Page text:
OK, so I got way behind on reviewing my top 12 favourite books of all time.
This was supposed to be a once-per-month thing, but after I got done professing my undying love for Stephen King’s IT back in April, I got a little-distracted writing about other things and, thus, I’m behind schedule.
Which, if I’m being honest about it, is nothing new for me.
After I didn’t read Animal Farm, George Orwell’s political masterpiece, until at least sixty years after it was first published.
In my defence, I wasn’t actually alive for over half of those years. Once I did arrive in this world -fittingly, in 1984- it still took me a long time before I finally got round to borrowing my sister’s copy of what Fantasy Book Review calls “one of the greatest socio-political works of all time.”
This is despite the fact that I was already a big fan of Orwell’s other books; that dystopia classic named after the year, and The Road to Wigan Pier, which actually made me cry.
Four Legs Good, Two Legs Bad
So yeah, it took a while to get round to Animal Farm, but when I did, I was absolutely hooked.
Like an extended version of one of Aesop’s darkest fables, the book (which is technically sub-titled A Fairy Tale) is a simple yet harrowing story of freedom gone awry and the corruption of power, all told through the eyes of farmyard animals.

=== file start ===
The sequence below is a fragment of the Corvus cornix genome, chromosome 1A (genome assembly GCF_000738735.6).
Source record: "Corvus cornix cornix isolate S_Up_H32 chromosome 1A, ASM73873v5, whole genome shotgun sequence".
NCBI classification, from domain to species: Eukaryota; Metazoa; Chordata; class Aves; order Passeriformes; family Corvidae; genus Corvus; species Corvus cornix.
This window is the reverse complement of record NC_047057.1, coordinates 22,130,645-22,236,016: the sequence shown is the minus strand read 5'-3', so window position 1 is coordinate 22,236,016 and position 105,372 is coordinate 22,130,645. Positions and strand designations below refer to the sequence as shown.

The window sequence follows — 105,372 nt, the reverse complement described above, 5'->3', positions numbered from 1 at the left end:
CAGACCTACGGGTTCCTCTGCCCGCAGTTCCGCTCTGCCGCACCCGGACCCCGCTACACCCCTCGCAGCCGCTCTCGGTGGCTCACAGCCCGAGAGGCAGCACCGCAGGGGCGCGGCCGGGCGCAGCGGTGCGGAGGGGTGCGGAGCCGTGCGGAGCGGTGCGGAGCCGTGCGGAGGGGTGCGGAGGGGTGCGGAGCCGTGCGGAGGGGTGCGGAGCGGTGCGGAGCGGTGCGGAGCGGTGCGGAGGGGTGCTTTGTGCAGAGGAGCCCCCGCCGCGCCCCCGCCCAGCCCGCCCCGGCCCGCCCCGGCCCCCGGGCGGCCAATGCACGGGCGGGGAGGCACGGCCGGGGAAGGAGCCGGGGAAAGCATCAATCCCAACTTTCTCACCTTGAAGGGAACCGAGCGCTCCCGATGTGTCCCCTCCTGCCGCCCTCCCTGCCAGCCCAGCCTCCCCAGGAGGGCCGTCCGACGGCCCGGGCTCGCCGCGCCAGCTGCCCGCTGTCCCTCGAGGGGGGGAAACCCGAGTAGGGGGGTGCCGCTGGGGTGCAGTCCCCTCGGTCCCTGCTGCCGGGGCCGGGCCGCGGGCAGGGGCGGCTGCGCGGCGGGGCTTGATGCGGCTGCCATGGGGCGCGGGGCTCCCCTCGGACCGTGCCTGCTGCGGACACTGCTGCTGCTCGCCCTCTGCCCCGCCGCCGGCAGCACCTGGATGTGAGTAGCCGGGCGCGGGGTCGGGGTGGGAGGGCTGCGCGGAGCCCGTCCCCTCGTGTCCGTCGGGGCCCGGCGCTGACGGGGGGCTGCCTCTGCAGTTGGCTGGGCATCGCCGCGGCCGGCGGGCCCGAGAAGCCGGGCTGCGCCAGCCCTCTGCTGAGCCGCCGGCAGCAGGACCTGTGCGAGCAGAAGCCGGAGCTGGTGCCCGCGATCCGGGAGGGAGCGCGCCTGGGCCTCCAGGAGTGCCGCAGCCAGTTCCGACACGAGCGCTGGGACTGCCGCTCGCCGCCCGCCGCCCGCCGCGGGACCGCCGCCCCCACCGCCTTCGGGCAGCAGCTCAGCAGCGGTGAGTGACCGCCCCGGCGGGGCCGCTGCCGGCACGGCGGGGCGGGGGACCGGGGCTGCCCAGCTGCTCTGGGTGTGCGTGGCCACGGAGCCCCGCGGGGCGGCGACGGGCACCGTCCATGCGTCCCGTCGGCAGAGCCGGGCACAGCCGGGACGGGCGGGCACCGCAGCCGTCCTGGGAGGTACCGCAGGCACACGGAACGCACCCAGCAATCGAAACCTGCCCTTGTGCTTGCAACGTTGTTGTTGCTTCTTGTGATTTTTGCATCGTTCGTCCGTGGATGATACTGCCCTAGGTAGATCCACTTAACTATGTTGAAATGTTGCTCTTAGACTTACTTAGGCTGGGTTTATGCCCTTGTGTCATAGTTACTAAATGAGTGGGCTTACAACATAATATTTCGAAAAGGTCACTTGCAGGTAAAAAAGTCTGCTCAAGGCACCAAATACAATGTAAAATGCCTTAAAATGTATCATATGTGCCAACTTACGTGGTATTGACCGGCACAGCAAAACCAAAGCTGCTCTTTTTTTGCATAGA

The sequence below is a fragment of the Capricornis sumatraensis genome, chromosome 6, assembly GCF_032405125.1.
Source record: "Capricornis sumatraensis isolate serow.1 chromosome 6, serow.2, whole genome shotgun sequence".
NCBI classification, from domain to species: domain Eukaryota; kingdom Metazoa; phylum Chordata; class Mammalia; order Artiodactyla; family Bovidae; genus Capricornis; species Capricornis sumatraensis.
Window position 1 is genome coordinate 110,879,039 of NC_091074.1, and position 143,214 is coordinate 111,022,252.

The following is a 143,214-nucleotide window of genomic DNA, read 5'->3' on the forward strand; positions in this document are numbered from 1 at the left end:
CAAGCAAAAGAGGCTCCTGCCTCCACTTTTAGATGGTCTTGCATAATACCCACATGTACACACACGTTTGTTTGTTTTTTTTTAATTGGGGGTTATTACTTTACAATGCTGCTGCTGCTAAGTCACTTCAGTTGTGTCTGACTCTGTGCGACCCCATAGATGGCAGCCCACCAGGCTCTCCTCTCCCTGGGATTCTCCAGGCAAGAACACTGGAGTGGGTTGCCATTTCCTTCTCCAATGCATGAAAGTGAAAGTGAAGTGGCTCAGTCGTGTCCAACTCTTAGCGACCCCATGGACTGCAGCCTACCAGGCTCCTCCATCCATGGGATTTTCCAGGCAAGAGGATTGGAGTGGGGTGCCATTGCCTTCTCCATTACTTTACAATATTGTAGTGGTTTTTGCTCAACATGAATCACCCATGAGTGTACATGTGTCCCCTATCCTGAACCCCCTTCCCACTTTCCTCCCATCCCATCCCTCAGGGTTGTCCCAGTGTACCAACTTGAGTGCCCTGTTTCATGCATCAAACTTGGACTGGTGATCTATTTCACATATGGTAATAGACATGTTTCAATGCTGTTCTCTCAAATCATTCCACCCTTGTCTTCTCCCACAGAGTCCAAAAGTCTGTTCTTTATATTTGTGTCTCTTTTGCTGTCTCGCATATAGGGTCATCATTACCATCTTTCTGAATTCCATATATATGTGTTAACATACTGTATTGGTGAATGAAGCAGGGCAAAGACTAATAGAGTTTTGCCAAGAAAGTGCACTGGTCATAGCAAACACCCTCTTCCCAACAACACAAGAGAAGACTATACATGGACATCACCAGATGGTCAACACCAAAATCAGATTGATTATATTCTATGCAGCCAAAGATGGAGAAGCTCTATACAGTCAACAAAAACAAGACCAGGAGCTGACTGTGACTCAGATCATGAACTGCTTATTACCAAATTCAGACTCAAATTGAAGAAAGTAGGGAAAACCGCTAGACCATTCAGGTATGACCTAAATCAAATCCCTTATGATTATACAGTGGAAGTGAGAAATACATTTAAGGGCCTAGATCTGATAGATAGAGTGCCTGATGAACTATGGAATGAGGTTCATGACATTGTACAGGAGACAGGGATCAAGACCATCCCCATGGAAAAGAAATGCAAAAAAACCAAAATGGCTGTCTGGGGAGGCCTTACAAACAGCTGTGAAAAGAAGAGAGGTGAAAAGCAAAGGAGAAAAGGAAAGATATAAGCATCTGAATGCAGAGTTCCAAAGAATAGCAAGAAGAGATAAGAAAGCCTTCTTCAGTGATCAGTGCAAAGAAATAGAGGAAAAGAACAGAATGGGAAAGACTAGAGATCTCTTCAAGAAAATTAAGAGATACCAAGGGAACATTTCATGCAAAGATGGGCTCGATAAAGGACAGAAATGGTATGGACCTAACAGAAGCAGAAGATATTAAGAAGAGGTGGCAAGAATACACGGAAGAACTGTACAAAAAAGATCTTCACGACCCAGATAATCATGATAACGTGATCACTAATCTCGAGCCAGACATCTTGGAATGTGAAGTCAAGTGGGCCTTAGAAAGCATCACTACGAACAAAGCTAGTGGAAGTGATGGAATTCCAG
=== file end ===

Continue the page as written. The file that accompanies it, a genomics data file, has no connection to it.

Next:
Like the best of Aesop’s fables, the animals are chosen for their most prominent and stereotypical characteristics.
Thus we have the greedy pigs, the sheep who follow blindly (Four Legs Good. Two Legs Bad), and the incredibly strong and work-happy horse.
Speaking of the horse -Boxer- it’s this particular character that stands out as not only the most tragic figure in this book but in possibly any book ever.
I mean that in all sincerity.
Over the years, I’ve read about all kinds of things happening to all kinds of characters in all kinds of books, but I don’t think I’ve ever read anything that stopped me in my tracks and made me feel my emotions quite so powerful as the first time I read about the fate of Boxer the Horse.
All Animals Are Equal…
The story of Boxer isn’t the only reason I love Animal Farm.
Orwell builds his characters so well that I simply could not help but be gripped by their story right from the beginning. I found myself so caught up in cheering on the heroes and praying the villains get their comeuppance that I completely forgot that this is a fairy tale about talking farm animals.
That’s some serious suspension-of-belief, and I don’t think there was anyone better at creating that than George Orwell.
Much as he did with 1984, the writer paints a world that is so vivid, so unquestionably real that it ceases to be read as fiction and more a matter-of-fact report about the world we live in today.
The scariest part?
All the issues Orwell raises in this absolute masterpiece are as real, and as relevant, today as they were when they were first written seventy years ago.
Animal Farm by George Orwell is the third entry in my list of my Top 12 All Time Favourite books.
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